Dwelling on China’s Housing Risks

Eric Lascelles

  • China’s housing market generates a remarkable 19% of the country’s economic output, and has been the subject of bubble worries.
  • It merits close examination given stress testing that shows even a moderate housing correction would halt the country’s economic progress.
  • The near-term outlook is fairly benign, with the pace of home building arguably running slightly below steady-state demand.
  • Medium-term risks are quite negative, revolving around the fact that 29% of China’s housing stock is vacant.
  • In contrast, the long-term risks point upwards given what appears to be an inadequate number of homes relative to the number of urban households.
  • Affordability is atrocious on the surface, but more nuanced beneath it.
  • Overall, Chinese housing still warrants a place in our pantheon of risks, but in a location of slightly diminished prominence relative to our prior assumptions.
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Economic Compass: The Future of Productivity and Innovation

Eric Lascelles

  • Global productivity growth has slowed since the financial crisis, worrying many.
  • Much of this productivity deceleration represents an inevitable slippage after a period of unusually rapid gains. But some also reflects temporary cyclical depressants that have taken hold since the crisis.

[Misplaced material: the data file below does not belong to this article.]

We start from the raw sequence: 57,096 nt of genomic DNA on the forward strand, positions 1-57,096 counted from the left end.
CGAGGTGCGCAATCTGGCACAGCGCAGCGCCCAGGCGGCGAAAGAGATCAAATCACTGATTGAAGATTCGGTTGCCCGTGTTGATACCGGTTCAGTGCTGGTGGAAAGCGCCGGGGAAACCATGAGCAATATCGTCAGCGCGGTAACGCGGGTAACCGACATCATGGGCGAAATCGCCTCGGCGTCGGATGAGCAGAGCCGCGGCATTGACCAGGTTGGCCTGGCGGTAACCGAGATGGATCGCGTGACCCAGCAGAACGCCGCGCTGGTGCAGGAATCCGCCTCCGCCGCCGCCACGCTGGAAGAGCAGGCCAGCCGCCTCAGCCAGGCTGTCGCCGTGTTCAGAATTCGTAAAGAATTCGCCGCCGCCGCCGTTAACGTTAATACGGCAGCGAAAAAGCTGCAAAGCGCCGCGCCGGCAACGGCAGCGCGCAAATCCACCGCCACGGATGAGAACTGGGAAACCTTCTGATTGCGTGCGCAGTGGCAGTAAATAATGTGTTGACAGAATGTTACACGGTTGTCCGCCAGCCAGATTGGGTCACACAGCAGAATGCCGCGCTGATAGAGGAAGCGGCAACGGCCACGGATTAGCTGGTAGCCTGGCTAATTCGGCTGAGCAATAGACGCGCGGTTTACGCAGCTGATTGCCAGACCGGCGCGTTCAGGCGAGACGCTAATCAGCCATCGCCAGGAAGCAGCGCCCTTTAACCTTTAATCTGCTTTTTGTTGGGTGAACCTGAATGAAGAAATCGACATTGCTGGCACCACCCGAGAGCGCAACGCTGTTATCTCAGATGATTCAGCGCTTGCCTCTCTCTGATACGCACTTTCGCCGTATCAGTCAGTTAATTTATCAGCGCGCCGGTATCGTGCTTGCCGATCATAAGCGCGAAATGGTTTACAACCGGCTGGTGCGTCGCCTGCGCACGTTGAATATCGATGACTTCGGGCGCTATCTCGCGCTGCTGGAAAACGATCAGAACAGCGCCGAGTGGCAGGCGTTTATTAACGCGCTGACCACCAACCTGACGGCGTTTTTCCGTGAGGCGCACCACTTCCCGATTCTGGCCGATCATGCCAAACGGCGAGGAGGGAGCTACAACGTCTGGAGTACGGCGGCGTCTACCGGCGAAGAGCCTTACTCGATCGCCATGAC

• Looking forward, productivity growth should manage a gradual revival as the rate of innovation accelerates across a range of sectors.
  • However, unusually fast productivity growth is unlikely given slightly less help from capital investment, labour quality and technological diffusion.
  • As part of this exploration, we evaluate new technologies and their potential effects by sector.
  • We also consider whether productivity growth is being mismeasured, whether the world is shifting toward a “capital light†economy, and whether there might be significantly more structural unemployment in an increasingly automated world.
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Economic Compass: Vetting Debt Hot Spots

Eric Lascelles

  • As Fed tightening nears, the prospect of higher interest rates demands a closer inspection of the world's debt hot spots.
  • In the near term, the risks are "high" for Chinese credit, exuberant housing markets in a scattering of countries, and Greek public debt.